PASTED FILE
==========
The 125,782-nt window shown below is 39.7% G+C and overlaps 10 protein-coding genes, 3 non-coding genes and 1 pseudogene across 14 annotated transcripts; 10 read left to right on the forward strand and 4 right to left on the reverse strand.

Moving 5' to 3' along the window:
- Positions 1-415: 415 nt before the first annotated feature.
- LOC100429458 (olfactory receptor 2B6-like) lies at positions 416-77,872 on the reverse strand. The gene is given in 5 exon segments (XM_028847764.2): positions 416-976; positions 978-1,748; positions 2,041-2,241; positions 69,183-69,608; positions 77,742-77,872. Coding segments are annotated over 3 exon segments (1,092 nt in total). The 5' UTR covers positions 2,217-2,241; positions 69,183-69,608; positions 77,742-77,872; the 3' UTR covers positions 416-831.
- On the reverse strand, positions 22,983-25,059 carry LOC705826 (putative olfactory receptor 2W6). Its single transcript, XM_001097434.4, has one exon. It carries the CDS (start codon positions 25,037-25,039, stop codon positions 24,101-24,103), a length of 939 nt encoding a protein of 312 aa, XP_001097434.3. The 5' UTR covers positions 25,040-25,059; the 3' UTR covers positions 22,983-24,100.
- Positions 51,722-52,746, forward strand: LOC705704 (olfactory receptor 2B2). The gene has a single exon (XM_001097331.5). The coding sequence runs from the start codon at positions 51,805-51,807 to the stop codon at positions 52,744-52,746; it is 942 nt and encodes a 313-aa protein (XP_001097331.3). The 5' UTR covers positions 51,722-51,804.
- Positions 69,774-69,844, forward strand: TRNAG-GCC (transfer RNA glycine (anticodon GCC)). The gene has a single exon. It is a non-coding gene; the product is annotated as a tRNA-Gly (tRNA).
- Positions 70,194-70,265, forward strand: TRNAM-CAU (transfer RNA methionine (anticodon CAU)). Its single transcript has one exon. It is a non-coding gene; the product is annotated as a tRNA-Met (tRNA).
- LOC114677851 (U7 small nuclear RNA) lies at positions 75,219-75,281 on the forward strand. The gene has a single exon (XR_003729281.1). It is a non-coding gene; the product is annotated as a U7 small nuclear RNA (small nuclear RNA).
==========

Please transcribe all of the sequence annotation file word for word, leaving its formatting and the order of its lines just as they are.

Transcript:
The 125,782-nt window shown below is 39.7% G+C and overlaps 10 protein-coding genes, 3 non-coding genes and 1 pseudogene across 14 annotated transcripts; 10 read left to right on the forward strand and 4 right to left on the reverse strand.

Moving 5' to 3' along the window:
- Positions 1-415: 415 nt before the first annotated feature.
- LOC100429458 (olfactory receptor 2B6-like) lies at positions 416-77,872 on the reverse strand. The gene is given in 5 exon segments (XM_028847764.2): positions 416-976; positions 978-1,748; positions 2,041-2,241; positions 69,183-69,608; positions 77,742-77,872. Coding segments are annotated over 3 exon segments (1,092 nt in total). The 5' UTR covers positions 2,217-2,241; positions 69,183-69,608; positions 77,742-77,872; the 3' UTR covers positions 416-831.
- On the reverse strand, positions 22,983-25,059 carry LOC705826 (putative olfactory receptor 2W6). Its single transcript, XM_001097434.4, has one exon. It carries the CDS (start codon positions 25,037-25,039, stop codon positions 24,101-24,103), a length of 939 nt encoding a protein of 312 aa, XP_001097434.3. The 5' UTR covers positions 25,040-25,059; the 3' UTR covers positions 22,983-24,100.
- Positions 51,722-52,746, forward strand: LOC705704 (olfactory receptor 2B2). The gene has a single exon (XM_001097331.5). The coding sequence runs from the start codon at positions 51,805-51,807 to the stop codon at positions 52,744-52,746; it is 942 nt and encodes a 313-aa protein (XP_001097331.3). The 5' UTR covers positions 51,722-51,804.
- Positions 69,774-69,844, forward strand: TRNAG-GCC (transfer RNA glycine (anticodon GCC)). The gene has a single exon. It is a non-coding gene; the product is annotated as a tRNA-Gly (tRNA).
- Positions 70,194-70,265, forward strand: TRNAM-CAU (transfer RNA methionine (anticodon CAU)). Its single transcript has one exon. It is a non-coding gene; the product is annotated as a tRNA-Met (tRNA).
- LOC114677851 (U7 small nuclear RNA) lies at positions 75,219-75,281 on the forward strand. The gene has a single exon (XR_003729281.1). It is a non-coding gene; the product is annotated as a U7 small nuclear RNA (small nuclear RNA).